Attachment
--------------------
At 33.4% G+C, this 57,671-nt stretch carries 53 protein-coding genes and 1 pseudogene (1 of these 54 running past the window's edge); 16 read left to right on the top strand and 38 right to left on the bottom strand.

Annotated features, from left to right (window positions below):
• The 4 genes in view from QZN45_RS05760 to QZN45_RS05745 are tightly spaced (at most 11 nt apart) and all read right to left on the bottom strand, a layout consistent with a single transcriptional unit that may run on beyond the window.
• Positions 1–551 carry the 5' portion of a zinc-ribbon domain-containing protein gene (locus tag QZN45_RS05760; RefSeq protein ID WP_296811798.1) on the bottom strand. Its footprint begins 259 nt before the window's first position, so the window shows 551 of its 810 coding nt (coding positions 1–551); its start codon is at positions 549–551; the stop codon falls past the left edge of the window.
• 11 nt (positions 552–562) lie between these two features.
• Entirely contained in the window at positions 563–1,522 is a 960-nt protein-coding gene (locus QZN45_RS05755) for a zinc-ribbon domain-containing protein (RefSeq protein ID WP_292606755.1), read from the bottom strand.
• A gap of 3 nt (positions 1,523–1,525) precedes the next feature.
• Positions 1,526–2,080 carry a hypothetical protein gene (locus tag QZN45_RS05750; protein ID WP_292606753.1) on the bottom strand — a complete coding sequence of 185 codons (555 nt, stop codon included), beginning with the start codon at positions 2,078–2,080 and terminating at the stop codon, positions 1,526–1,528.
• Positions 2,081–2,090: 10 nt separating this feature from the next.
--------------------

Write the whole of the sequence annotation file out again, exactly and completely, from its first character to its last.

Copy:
At 33.4% G+C, this 57,671-nt stretch carries 53 protein-coding genes and 1 pseudogene (1 of these 54 running past the window's edge); 16 read left to right on the top strand and 38 right to left on the bottom strand.

Annotated features, from left to right (window positions below):
• The 4 genes in view from QZN45_RS05760 to QZN45_RS05745 are tightly spaced (at most 11 nt apart) and all read right to left on the bottom strand, a layout consistent with a single transcriptional unit that may run on beyond the window.
• Positions 1–551 carry the 5' portion of a zinc-ribbon domain-containing protein gene (locus tag QZN45_RS05760; RefSeq protein ID WP_296811798.1) on the bottom strand. Its footprint begins 259 nt before the window's first position, so the window shows 551 of its 810 coding nt (coding positions 1–551); its start codon is at positions 549–551; the stop codon falls past the left edge of the window.
• 11 nt (positions 552–562) lie between these two features.
• Entirely contained in the window at positions 563–1,522 is a 960-nt protein-coding gene (locus QZN45_RS05755) for a zinc-ribbon domain-containing protein (RefSeq protein ID WP_292606755.1), read from the bottom strand.
• A gap of 3 nt (positions 1,523–1,525) precedes the next feature.
• Positions 1,526–2,080 carry a hypothetical protein gene (locus tag QZN45_RS05750; protein ID WP_292606753.1) on the bottom strand — a complete coding sequence of 185 codons (555 nt, stop codon included), beginning with the start codon at positions 2,078–2,080 and terminating at the stop codon, positions 1,526–1,528.
• Positions 2,081–2,090: 10 nt separating this feature from the next.